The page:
Do you ever notice that curious thing that happens when you really think about a word?
You may sit there thinking what a strange collection of sounds and noises to mean something so specific, so nuanced. There’s so much meaning from seemingly so little. Isn’t language fascinating? How do we make complex associations from what are effectively refined grunts? Maybe our brains are magical.
Then poof. The meaning fades. You ask yourself why a ‘lamp’ is really called a ‘lamp’. How strange it all sounds. Who decided it should be called that? What’s the etymology? Does it even make sense?
Yes, I regularly consider that I may be losing my marbles – but this time it’s not just me.
I know that because I Googled it. In fact, go ahead and Google ‘what’s that effect called when words are so overused they seem to lose meaning?’ Google will tell you it’s called ‘semantic satiation’.
‘Semantic satiation is a psychological phenomenon in which repetition causes a word or phrase to temporarily lose meaning for the listener who then perceives the speech as repeated meaningless sounds. Extended inspection or analysis (staring at the word or phrase for a lengthy period of time) in place of repetition also produces the same effect.’ [Verbal Conditioning and Behaviour – 2014 – by JP Das].
Now, if you’re a copywriter and you’re reading this, you’re likely very familiar with exactly how this effect feels. A lot of the job is poring over words, finding the ones that work just right. Taking them apart, putting them back together again. Going way below the surface. Probably putting some real pressure on the servers over at thesaurus.com.
If you’re a copywriter working in marketing, advertising, brand, or sustainability especially, you may be having another realisation right now. This effect isn’t just in your head. It’s all around you.
There are collections of words that have been used so much, so flippantly, with so little love and care – that we’ve lost them. They’ve been absorbed in that insidious beige ooze that is ‘corporate marketing cliché-filled buzzword jargon’. They used to be words, now they’re empty shells. Semantic satiation – industry-wide.
We’ve lost nouns: Innovation, digital, insight, strategy, sustainability, synergy, solutions, journey, communities, progress.
We’ve lost verbs: Empower, collaborate, commit, aim to, explore, discover, leverage, join the community.
And we’ve lost adjectives: Together, committed, sustainable, empowered, data-driven, insight-led, ground-breaking, actionable, disruptive.
As far as I can tell, we’re losing our words most severely in two places. Corporate mission/vision statements (and by extension, sustainability, diversity and inclusion, corporate social responsibility, and political speeches, etc.) and digital calls to action.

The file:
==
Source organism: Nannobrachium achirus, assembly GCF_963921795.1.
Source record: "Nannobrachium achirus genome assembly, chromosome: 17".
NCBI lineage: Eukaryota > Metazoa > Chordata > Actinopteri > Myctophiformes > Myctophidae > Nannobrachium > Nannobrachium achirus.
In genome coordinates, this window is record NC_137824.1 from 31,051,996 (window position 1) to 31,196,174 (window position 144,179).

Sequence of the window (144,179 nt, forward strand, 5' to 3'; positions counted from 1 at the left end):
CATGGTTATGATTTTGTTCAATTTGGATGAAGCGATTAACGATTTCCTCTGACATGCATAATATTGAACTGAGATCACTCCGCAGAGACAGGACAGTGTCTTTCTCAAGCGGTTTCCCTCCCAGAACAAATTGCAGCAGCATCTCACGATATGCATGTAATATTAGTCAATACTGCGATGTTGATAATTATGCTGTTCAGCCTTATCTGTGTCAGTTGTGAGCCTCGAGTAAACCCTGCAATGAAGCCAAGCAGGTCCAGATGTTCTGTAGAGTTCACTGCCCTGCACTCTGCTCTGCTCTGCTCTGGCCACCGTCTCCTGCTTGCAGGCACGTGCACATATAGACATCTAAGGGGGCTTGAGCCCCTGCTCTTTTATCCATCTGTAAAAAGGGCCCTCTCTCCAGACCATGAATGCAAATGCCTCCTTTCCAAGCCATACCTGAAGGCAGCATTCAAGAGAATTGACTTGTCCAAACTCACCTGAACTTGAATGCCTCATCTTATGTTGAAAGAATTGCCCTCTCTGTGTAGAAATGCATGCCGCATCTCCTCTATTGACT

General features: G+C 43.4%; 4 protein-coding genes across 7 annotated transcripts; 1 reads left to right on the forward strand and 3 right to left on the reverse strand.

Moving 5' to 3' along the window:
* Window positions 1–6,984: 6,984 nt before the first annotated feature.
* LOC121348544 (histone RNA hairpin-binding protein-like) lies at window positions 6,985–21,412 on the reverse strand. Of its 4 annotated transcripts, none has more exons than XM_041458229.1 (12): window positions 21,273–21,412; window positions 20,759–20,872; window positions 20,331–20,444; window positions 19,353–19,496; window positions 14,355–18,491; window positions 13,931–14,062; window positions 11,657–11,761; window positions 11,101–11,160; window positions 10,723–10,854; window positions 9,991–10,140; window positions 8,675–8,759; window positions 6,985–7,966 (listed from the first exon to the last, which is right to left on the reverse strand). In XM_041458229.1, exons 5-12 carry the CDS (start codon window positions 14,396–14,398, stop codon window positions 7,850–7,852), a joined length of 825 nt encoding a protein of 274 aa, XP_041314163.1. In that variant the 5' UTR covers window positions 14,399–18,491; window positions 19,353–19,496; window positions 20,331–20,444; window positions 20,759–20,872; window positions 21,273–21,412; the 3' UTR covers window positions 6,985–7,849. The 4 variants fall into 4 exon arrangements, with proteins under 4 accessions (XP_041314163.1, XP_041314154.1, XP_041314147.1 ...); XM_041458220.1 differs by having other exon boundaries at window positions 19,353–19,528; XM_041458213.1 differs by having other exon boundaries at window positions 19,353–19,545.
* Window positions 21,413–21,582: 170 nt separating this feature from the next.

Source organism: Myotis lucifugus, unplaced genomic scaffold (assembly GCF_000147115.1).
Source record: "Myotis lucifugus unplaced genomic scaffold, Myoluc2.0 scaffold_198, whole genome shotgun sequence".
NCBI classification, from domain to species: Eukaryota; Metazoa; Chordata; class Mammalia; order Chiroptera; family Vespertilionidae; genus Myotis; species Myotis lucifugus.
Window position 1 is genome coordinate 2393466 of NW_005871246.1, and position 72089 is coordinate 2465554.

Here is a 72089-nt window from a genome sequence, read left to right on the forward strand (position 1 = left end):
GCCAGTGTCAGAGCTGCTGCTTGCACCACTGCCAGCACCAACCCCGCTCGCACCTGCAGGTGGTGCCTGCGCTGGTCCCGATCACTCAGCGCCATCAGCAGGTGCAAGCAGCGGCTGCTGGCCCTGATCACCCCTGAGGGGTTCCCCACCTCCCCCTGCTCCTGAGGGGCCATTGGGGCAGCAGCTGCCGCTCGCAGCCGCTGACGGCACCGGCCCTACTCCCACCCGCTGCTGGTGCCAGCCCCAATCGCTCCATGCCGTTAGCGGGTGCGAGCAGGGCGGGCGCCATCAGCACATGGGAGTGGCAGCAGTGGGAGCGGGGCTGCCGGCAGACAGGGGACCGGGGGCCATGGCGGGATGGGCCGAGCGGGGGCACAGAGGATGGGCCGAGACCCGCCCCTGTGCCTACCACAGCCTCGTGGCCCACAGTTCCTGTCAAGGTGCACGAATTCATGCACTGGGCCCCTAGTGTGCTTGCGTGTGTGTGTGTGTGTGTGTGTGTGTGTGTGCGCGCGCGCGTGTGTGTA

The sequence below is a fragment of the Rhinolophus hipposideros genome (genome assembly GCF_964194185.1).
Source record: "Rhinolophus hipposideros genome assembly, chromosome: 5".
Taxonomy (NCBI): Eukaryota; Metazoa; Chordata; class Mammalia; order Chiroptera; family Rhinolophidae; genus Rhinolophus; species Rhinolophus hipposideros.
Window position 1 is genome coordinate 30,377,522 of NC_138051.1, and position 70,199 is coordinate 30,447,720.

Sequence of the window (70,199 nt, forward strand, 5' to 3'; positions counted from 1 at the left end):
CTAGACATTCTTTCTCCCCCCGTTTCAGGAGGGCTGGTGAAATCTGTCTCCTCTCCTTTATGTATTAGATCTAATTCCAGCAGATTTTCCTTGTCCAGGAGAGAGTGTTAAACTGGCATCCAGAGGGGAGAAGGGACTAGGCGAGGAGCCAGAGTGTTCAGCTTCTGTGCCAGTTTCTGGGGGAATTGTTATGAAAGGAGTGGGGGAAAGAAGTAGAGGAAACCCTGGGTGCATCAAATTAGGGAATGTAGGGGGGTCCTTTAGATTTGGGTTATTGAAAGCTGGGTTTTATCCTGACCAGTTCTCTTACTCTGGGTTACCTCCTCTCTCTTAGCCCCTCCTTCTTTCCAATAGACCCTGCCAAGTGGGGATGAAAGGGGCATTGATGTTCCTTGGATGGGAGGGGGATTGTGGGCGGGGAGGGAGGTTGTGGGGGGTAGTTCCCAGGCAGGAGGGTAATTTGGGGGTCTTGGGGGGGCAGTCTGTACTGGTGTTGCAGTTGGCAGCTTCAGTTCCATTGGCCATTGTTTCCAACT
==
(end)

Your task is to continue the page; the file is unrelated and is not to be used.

The majority of ‘corporate talk’ is an exercise in pleonasm and commitment avoiding. There’s an art in saying words but not actually saying anything at all. Most corporate statements read something like this:
“We, the business, are [insert nonspecific platitude, eg. ‘committed to’] [insert unmeasurable and vague goal that business can’t be called up on] because of [insert vague problem that can’t be directly linked to business eg. sustainability, a journey, communities] for [vague group such as ‘future generations’/’minorities’ that we can’t measure against].”
Instances of corporate statements that actually say something are increasingly rare. Writing ‘marketing Teflon’ (nothing sticks to it) is now a skill in itself.
The other place we find semantic abuses is in digital CTAs. Here, we bump into toothpaste, car brands, banks, or B2B digital solutions providers that all ask us to do exactly the same vague meaningless thing. ‘Click to learn more.’ ‘Join the conversation.’ ‘Follow the rest of the story online.’
Have you ever? Has anyone?! I just don’t think so.
The problem we face is that this satiation leaves us a little numb. But it’s not all doom and gloom – in crisis lies opportunity, and this one is a good one. From what I can see – there are two things we can do:
- Call it out. Corporations need to be held to account for the fact their ‘commitments’ are almost entirely meaningless. In marketing we know it, people are starting to realise it, the lawyers certainly know it. If not held to account this lack of commitment will continue. It’s our responsibility to force them to put the proof in the pudding. Actions speak louder.
- Exploit this self-inflicted Achilles heel. Corporate fluffery has created its own problem — it’s made good copy, good words, proper statements, and real human language a shining differentiator. ‘Not bullshitting’ has become a competitive advantage. Who’d have thought it? What a time to be alive.
It’s been a difficult couple of years, but as we start to rebuild, there’s a good chance to rebuild better. Marketing pros can build a renaissance into our recovery. Provided marketers are brave enough to see what’s real and say what’s true.
All in all, 2021 may prove a good year to be a copywriter.